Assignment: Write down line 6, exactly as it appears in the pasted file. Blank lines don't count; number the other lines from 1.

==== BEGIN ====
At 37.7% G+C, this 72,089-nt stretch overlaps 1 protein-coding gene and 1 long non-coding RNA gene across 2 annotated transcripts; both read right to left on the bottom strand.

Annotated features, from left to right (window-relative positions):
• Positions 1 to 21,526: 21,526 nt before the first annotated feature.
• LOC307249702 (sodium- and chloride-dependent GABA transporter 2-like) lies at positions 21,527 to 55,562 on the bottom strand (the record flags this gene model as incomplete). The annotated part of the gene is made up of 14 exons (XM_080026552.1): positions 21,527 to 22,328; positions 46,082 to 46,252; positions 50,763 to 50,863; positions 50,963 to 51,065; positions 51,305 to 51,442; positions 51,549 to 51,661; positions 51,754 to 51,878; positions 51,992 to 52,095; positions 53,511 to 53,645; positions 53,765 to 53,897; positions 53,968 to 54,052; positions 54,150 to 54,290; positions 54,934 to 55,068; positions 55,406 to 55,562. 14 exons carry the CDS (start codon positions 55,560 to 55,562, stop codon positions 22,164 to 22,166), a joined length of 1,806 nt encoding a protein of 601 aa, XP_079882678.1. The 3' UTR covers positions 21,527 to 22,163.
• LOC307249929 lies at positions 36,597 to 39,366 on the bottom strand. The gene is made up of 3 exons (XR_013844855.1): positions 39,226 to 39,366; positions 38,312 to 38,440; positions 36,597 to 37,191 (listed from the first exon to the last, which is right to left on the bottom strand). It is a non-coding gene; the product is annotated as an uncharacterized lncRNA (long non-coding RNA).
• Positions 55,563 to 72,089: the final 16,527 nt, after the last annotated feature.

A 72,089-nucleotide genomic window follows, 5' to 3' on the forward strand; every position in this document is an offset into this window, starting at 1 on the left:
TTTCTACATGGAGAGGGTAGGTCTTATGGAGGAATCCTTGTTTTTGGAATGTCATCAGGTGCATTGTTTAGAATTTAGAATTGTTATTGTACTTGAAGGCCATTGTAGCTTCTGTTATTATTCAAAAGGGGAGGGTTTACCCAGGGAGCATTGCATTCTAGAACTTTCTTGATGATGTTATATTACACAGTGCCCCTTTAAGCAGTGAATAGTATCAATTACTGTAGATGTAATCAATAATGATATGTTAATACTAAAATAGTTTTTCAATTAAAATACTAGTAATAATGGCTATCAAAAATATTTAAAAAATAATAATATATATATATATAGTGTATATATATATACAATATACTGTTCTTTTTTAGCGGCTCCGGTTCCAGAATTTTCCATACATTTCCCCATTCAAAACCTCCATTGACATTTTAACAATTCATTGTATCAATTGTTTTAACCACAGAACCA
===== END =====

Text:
• Positions 55,563 to 72,089: the final 16,527 nt, after the last annotated feature.